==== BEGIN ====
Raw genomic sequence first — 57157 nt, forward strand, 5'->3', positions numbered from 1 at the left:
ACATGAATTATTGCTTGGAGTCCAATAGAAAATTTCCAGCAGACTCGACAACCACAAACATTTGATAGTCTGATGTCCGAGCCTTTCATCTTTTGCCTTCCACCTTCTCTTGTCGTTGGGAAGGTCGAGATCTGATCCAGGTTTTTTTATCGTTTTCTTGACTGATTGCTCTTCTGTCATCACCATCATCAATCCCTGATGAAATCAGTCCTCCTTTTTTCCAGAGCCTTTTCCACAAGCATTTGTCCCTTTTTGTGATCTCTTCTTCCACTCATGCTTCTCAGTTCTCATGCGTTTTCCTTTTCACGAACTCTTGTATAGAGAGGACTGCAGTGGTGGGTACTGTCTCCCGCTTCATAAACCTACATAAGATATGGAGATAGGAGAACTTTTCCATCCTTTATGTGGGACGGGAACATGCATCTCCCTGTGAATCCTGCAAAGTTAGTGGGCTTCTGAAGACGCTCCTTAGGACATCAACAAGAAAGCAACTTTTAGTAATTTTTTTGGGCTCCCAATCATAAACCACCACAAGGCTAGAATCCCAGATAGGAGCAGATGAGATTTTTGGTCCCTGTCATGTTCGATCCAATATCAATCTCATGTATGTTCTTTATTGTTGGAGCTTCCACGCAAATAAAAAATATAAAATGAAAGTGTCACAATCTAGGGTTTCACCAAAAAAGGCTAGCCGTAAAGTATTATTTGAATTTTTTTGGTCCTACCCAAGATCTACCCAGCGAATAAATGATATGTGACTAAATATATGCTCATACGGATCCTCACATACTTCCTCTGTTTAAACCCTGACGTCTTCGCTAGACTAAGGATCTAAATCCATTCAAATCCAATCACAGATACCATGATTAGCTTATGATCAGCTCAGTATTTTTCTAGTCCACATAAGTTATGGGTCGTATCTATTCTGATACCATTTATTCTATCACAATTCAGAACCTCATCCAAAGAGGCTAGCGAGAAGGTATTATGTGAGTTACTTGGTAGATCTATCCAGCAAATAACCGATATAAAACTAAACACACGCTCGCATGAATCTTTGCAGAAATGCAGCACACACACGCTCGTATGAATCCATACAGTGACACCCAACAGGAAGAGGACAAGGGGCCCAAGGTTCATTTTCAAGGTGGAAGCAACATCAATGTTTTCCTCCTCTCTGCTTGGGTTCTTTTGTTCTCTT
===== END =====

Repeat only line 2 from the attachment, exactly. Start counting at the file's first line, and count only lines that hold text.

ACATGAATTATTGCTTGGAGTCCAATAGAAAATTTCCAGCAGACTCGACAACCACAAACATTTGATAGTCTGATGTCCGAGCCTTTCATCTTTTGCCTTCCACCTTCTCTTGTCGTTGGGAAGGTCGAGATCTGATCCAGGTTTTTTTATCGTTTTCTTGACTGATTGCTCTTCTGTCATCACCATCATCAATCCCTGATGAAATCAGTCCTCCTTTTTTCCAGAGCCTTTTCCACAAGCATTTGTCCCTTTTTGTGATCTCTTCTTCCACTCATGCTTCTCAGTTCTCATGCGTTTTCCTTTTCACGAACTCTTGTATAGAGAGGACTGCAGTGGTGGGTACTGTCTCCCGCTTCATAAACCTACATAAGATATGGAGATAGGAGAACTTTTCCATCCTTTATGTGGGACGGGAACATGCATCTCCCTGTGAATCCTGCAAAGTTAGTGGGCTTCTGAAGACGCTCCTTAGGACATCAACAAGAAAGCAACTTTTAGTAATTTTTTTGGGCTCCCAATCATAAACCACCACAAGGCTAGAATCCCAGATAGGAGCAGATGAGATTTTTGGTCCCTGTCATGTTCGATCCAATATCAATCTCATGTATGTTCTTTATTGTTGGAGCTTCCACGCAAATAAAAAATATAAAATGAAAGTGTCACAATCTAGGGTTTCACCAAAAAAGGCTAGCCGTAAAGTATTATTTGAATTTTTTTGGTCCTACCCAAGATCTACCCAGCGAATAAATGATATGTGACTAAATATATGCTCATACGGATCCTCACATACTTCCTCTGTTTAAACCCTGACGTCTTCGCTAGACTAAGGATCTAAATCCATTCAAATCCAATCACAGATACCATGATTAGCTTATGATCAGCTCAGTATTTTTCTAGTCCACATAAGTTATGGGTCGTATCTATTCTGATACCATTTATTCTATCACAATTCAGAACCTCATCCAAAGAGGCTAGCGAGAAGGTATTATGTGAGTTACTTGGTAGATCTATCCAGCAAATAACCGATATAAAACTAAACACACGCTCGCATGAATCTTTGCAGAAATGCAGCACACACACGCTCGTATGAATCCATACAGTGACACCCAACAGGAAGAGGACAAGGGGCCCAAGGTTCATTTTCAAGGTGGAAGCAACATCAATGTTTTCCTCCTCTCTGCTTGGGTTCTTTTGTTCTCTT